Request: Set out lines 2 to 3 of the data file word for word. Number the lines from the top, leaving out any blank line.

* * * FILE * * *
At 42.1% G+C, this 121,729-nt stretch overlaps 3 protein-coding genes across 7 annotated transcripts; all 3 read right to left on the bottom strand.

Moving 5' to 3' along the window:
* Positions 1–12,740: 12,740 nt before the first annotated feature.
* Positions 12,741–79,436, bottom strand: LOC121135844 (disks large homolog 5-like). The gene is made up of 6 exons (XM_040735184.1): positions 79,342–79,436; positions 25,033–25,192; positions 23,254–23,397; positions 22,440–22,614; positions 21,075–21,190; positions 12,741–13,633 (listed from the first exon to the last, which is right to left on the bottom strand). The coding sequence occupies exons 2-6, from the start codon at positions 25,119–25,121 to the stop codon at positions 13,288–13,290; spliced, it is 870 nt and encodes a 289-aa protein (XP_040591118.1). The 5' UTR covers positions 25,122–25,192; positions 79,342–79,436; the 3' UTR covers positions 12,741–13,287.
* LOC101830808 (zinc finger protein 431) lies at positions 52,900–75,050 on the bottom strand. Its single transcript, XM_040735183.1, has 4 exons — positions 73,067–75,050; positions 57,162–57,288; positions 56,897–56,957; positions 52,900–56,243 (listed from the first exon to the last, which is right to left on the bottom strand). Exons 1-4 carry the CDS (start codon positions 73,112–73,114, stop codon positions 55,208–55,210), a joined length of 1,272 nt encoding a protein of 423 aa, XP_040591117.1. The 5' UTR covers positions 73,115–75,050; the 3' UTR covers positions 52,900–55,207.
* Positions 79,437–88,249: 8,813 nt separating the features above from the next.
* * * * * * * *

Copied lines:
Moving 5' to 3' along the window:
* Positions 1–12,740: 12,740 nt before the first annotated feature.